She cautions the other side of the equation too:

Your body is a tool – maintain it. Having sacrifice your body for your children is no excuse for schlepping around in your sweatpants for the rest of their childhood…Carry the extra weight around joyfully until you can lose it. Carry the scars joyfully… Do not resent the damages your children left on your body. [from the chapter Me Time, Rachel Jankovic]

Our bodies are tools! She is right, they were meant to be used. Used to climb and ski and run and do yoga…and be moms, if that is in the plan. So embrace what you were given, short, tall, skinny, curvy, stocky, freckled, wrinkled, stretched, scarred, and BEAUTIFUL.

11 comments on “Newborn Chronicles [Our bodies, Our tools]
  1. Pingback: Sweet Leaf Photography | Life is Sweet, Savor the Moment.

  2. Thanks for this post, with a newborn in the house, and a post-partum body it is very timely and refreshingly honest for me to read! I also LOVED that book, Loving the Little Years…just read it last month and it was so good at pointing me back to the truth in my thoughts and priorities as a mom. Anyhow, thanks for the encouraging post and thanks for featuring sweet leaf as well. I’m excited to start reading your blog and to get to know you at the mom play group.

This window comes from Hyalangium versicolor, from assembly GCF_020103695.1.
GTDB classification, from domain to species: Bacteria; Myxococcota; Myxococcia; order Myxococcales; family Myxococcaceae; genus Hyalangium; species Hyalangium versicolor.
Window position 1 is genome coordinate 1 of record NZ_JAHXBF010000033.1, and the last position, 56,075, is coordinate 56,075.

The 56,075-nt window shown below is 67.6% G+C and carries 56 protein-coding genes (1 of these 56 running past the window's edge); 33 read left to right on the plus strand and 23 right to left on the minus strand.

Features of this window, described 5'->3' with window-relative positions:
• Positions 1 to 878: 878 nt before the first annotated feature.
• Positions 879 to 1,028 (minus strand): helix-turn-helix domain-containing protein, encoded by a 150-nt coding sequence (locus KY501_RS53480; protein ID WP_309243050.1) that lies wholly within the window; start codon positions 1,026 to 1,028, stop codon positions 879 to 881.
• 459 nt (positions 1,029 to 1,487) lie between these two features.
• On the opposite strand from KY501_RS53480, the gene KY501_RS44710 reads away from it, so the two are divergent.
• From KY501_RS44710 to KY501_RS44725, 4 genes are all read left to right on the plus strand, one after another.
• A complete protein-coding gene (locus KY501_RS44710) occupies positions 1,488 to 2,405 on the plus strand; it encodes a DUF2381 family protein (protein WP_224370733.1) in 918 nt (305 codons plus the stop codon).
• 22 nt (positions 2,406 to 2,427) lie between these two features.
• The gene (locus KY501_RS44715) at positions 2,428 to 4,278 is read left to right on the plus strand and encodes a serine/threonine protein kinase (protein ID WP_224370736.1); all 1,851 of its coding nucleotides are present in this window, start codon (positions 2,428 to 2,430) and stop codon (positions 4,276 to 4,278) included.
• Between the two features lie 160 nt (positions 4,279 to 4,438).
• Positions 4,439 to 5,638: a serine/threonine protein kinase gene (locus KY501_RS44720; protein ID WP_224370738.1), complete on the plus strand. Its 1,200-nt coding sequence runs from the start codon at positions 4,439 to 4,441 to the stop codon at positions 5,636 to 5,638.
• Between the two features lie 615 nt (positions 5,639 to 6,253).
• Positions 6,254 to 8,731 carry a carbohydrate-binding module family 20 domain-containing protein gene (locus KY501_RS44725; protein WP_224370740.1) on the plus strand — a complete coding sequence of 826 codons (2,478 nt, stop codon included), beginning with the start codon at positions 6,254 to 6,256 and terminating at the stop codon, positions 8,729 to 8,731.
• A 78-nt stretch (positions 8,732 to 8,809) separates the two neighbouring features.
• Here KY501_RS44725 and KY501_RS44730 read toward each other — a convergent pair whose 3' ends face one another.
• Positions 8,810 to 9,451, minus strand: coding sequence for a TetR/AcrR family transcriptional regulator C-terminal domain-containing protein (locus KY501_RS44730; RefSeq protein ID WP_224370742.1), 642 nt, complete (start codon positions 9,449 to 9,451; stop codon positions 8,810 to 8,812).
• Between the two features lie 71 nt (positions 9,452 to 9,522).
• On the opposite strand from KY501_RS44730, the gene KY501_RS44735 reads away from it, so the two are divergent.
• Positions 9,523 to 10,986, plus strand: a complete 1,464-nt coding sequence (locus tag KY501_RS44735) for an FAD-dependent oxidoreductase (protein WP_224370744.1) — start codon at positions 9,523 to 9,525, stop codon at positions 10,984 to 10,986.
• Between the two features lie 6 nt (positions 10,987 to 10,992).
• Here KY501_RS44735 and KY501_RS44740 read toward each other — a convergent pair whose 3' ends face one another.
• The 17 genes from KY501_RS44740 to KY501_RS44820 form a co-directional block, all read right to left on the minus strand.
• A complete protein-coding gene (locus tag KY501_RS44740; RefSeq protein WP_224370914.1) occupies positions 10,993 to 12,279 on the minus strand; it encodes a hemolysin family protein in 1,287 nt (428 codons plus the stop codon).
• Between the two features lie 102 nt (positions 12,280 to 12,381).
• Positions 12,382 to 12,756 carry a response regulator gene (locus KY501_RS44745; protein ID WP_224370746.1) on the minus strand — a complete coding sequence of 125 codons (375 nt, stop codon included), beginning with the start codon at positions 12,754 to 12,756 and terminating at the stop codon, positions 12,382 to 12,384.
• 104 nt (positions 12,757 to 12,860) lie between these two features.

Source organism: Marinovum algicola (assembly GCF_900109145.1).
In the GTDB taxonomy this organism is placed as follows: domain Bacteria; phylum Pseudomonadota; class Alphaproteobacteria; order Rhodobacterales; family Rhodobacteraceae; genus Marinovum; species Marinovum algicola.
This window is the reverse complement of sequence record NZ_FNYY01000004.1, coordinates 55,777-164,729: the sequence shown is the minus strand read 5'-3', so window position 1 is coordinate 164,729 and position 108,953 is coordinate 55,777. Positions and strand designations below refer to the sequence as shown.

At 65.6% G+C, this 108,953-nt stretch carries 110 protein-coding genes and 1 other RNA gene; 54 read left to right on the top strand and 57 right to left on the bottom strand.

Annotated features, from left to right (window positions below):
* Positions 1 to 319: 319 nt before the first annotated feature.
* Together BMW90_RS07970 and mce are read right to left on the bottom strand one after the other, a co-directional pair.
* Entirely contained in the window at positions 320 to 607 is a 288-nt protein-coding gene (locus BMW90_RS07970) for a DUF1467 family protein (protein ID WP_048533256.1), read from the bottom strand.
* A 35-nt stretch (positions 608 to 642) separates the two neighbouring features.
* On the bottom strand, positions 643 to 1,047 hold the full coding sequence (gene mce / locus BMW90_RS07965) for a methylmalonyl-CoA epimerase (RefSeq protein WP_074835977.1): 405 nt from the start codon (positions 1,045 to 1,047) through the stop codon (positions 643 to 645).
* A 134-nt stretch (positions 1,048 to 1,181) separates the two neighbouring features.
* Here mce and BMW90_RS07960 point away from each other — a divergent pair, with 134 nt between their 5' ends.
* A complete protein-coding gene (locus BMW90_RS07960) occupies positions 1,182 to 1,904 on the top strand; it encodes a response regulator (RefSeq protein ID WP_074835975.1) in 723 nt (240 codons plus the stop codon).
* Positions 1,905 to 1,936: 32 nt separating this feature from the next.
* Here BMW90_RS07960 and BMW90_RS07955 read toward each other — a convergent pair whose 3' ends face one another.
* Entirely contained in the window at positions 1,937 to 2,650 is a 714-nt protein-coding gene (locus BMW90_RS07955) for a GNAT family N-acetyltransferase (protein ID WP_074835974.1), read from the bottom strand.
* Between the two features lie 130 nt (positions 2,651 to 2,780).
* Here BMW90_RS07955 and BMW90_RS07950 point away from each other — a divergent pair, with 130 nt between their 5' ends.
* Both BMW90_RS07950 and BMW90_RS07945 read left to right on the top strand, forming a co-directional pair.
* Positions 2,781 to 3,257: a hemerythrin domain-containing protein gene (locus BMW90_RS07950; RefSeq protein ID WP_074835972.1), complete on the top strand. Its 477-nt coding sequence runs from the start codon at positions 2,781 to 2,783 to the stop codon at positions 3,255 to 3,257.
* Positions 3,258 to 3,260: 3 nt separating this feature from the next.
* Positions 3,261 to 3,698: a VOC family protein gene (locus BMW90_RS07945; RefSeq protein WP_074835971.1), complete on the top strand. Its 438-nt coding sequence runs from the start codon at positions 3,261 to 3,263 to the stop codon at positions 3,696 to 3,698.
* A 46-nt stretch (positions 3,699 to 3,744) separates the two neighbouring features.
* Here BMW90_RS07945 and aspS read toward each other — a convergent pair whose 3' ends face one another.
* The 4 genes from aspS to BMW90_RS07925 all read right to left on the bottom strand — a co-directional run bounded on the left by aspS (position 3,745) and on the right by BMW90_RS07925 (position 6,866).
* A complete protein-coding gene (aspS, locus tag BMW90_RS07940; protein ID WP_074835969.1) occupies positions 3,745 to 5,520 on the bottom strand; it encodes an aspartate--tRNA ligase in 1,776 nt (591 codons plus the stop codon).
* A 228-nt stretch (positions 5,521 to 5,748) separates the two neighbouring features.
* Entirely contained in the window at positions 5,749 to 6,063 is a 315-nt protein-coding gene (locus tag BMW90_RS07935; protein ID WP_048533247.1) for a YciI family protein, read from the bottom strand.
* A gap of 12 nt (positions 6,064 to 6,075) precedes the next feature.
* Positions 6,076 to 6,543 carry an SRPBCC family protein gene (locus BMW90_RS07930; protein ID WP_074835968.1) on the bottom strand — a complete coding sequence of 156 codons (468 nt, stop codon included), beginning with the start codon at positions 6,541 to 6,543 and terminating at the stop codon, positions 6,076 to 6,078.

In His Love,

  3. Great post….I think no new mom escapes those thoughts! And yes, I totally agree if you are healthy and ABLE To do what you want to do, who cares about being “perfect”! Thanks!

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  5. This might sound a little weird but a couple months ago I had to help my great-grandmother out of the bath and help her get dressed. She is 97. Her body had all the marks of life you discussed and it brought me to tears. Not sad tears but joyful ones. She’s an amazing woman and I’m so grateful for her example of taking care of her body without the vain actions that can overcome some people. Great post. Thanks for pointing out the happy middle ground.